Yakkaduwe Sri Pragnarama Tltero v. Minister of Education
Present: H. N. G. Fernando, C.J., and Pandita-Gunawardene, J.YAKKADUWE SRI PRAGNARAMA THERO, Petitioner, and THEMINISTER OF EDUCATION (The Hon. I. M. R. A- Iriyagolle) andOthers, RespondentsS. C. 667/68—Application for an Injunction
Higher Education Act, No. 20 of 1966—Section 42—Vice-Chancellor of a University—Power of Minister to remove him from office—Scope of Interpretation Ordinance(Cap. 2), s. 14 (f)—Natural justice—Scope of rule audi alteram partem.
Interlocutory injunction—Considerations applicable—Irreparable damage—Rule of“ balance of convenience ”.
There is no provision in the Higher Education Act concerning the groundor the mode of dismissal of a Vice-Chancellor appointed by the Minister ofEducation in accordance with the provisions of section 42 of that Act.Sub-sections (6) and (7) of section 42 of the Higher Education Act imposing atime limit for the duration of the office must be read with section 14 (/) of theInterpretation Ordinance. Accordingly, the Minister, being the person whohas the power to appoint a Vioe-Chancellor, has thereby also the power toremove the Vice-Chancellor from office. In such a contingency, the rule ofaudi alteram partem need not be observed by the Minister.
An interlocutory injunction will not be granted if there is no likelihood ofirreparable damage being caused to the petitioner. Moreover, the burdenof proof that the inconvenience which the petitioner will suffer by the refusalof the injunction is greater than that whioh the respondent will suffer, if the,application is granted, lies on the petitioner.
H. N. Q. FERNANDO, C.J.—Yakkctduwe Sri Prdgnarama
Thero v. Minister of Education
Application for an injunction on the Minister of Education.
H. W. Jayeunrdene, Q.C., with Gamini Dissanayake, for the Petitioner.'
H. L. de Silva, .Crown Counsel, for the 1st Respondent.
S. Nadesan, Q.C., with N. Satyendra, for the 15th Respondent.
Cur. adv. wit.
January 15, 1969. H. N. G. Fernando, C.J.—
The petitioner was appointed the VicerChancellor of theVidyalankoraUniversity as from 1st October 1966. The appointment is regulated bys. 42 of the Higher Education Act No. 20 of 1966 which provides that theVice-Chancellor shall be a person of eminence appointed by the Ministerof Education from a panel of at least three names recommended by theNational’ Council of Higher Education.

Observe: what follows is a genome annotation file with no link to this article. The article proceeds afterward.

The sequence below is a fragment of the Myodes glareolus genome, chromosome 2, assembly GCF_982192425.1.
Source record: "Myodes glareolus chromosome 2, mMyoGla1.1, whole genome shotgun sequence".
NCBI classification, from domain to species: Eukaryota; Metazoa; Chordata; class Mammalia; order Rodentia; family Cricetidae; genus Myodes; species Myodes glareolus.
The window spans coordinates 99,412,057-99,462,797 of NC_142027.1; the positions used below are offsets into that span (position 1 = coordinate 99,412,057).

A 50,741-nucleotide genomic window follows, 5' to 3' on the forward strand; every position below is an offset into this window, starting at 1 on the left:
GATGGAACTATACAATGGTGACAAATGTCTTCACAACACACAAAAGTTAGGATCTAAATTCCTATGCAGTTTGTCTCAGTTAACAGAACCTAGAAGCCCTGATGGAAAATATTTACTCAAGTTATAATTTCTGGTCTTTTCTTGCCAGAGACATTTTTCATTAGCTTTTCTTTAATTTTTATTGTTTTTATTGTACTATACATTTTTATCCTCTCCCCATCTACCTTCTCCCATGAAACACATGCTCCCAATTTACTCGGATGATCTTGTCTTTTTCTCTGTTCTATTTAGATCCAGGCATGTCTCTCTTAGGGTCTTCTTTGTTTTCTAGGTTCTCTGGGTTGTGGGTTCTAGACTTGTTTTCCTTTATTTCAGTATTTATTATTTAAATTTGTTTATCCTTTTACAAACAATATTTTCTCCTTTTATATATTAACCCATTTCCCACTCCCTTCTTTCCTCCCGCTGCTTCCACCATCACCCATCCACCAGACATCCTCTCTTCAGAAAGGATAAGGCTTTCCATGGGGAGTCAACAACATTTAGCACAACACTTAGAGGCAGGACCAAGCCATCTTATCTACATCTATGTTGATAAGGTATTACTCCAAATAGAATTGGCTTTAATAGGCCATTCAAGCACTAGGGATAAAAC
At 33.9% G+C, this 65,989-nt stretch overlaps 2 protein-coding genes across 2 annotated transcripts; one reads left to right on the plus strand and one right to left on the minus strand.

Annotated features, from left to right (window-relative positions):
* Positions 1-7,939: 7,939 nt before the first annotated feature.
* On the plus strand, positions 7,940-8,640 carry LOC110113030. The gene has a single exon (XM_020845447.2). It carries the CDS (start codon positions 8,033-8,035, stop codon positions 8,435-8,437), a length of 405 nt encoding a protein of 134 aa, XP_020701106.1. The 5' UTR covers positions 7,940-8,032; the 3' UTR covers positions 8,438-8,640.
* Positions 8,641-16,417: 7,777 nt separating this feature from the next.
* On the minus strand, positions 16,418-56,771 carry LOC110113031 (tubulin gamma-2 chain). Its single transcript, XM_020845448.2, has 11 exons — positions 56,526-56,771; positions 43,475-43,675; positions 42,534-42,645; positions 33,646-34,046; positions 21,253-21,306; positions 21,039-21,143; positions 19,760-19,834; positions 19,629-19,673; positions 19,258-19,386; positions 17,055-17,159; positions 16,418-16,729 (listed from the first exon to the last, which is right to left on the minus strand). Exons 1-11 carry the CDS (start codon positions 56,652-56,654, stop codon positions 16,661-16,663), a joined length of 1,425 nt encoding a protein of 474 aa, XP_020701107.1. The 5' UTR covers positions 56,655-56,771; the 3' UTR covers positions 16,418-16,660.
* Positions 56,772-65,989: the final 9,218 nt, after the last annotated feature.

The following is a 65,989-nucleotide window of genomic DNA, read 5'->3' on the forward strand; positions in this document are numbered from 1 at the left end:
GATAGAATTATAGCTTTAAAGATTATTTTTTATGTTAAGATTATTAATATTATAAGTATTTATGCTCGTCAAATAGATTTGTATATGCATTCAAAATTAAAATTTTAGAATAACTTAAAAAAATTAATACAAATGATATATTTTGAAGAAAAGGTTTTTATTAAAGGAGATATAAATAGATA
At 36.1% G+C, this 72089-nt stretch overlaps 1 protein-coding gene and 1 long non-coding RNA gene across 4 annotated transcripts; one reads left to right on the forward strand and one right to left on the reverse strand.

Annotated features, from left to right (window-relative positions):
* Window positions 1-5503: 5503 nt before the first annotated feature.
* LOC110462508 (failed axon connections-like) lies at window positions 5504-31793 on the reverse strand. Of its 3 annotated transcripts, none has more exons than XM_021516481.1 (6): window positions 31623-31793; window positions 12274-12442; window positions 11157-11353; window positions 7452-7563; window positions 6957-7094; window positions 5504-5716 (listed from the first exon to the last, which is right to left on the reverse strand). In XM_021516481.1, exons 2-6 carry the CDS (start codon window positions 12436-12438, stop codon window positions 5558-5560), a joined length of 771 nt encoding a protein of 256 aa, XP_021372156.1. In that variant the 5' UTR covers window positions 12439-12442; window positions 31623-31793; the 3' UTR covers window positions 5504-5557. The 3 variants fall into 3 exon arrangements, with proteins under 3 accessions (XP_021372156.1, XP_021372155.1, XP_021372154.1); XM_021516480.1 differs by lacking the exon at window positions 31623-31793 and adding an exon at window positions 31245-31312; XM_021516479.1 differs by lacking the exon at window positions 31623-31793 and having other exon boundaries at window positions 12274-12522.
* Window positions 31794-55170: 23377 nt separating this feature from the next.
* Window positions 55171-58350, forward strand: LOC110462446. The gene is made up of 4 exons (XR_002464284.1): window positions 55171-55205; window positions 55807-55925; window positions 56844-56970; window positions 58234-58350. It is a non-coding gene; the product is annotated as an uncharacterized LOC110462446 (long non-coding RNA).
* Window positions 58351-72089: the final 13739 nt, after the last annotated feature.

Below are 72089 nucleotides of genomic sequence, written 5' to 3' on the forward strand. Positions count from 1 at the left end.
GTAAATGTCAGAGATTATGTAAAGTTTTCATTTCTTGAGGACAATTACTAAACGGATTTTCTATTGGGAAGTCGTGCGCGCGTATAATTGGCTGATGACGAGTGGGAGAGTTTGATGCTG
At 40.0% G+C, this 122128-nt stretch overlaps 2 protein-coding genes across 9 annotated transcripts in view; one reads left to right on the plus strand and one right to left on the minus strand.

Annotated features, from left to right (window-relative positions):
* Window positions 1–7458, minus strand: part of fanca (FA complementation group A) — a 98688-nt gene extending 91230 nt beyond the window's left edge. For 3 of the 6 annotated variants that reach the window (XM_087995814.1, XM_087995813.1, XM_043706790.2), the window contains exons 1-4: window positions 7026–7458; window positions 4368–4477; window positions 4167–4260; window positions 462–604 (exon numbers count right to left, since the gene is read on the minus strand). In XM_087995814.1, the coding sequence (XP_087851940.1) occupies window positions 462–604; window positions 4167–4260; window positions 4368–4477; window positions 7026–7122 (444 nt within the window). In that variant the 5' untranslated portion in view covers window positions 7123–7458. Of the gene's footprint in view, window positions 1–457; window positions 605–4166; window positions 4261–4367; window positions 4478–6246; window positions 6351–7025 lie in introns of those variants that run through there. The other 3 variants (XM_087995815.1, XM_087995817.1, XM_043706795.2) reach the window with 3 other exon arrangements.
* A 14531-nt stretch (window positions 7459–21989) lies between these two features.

By letter dated 30th November 1968, the 1st respondent, who is theMinister of Education, purported to remove the petitioner from theoffice of Vice-Chancellor with immediate effect.
• • •* ,
The petitioner in his present petition states that he is taking steps tofile action in the District Court of Colombo against the 1st respondentand the National Council for a declaration that he is the duly electedVice-Chancellor of the University, and further praying for an injunctionpreventing the respondents from purporting to appoint a newVice-Chancellor. Because the institution of that action has to be delayedfor 30 dayB after notice thereof is given to the 1st respondent, thepetitioner prays in this application for an interim injunction to preventand restrain the nomination or appointment of any person to the officeof Vice-Chancellor pending the final determination of the action proposedto be instituted in the District Court.
Learned Counsel appearing for the 1st respondent took the 'preliminaryobjections, firstly that the petitioner has failed to establish that theact of the Minister in making a fresh appointment to the office of Vice-Chancellor will cause irremedial damage to the petitioner, and secondly,that no injunction will lie to restrain a Minister from doing some actas a Minister of Crown. For reasons which will presently be statedhowever, it turns out that these objections need not be fully consideredin the present case.
508H. N. G. FERNANDO, C.J.—Yakkaduwe Sri Pragnarama
The.ro v. Minister of Education
Sub-section (6) of s. 42 of the Higher Education Act provides asfollows:—
“ (6) The Vice-Chancellor of a University shall, unless ho earliervacates office, hold office for a term of five years, or until he hascompleted his sixty-fifth year, whichever event occurs earlier, andshall thereafter be deemed to have voluntarily retired :
Provided, however, that if, under the preceding provisionsof this sub-section, his term of office expires in the course of anacademic year he shall continue in that office until the last dayof such academic year, and shall thereafter be deemed to havevoluntarily retired.
A Vice-Chancellor shall be eligible for reappointment. ”
The argument of the Counsel for the petitioner has been thatsub-section (6) fixes a term of five years as the period during which aperson appointed to be Vice-Chancellor will hold office and that noauthority has the power to limit that period of office. Sub-section (6)itself, it is argued, provides for two means by which the period may bereduced, one being the event of resignation by the person appointed,and the other being the eventuality that the person appointed, maycomplete his 65th year before the end of his five year term.The sub-section it is argued does not comtemplate any other means bywhich the term of office can be reduced.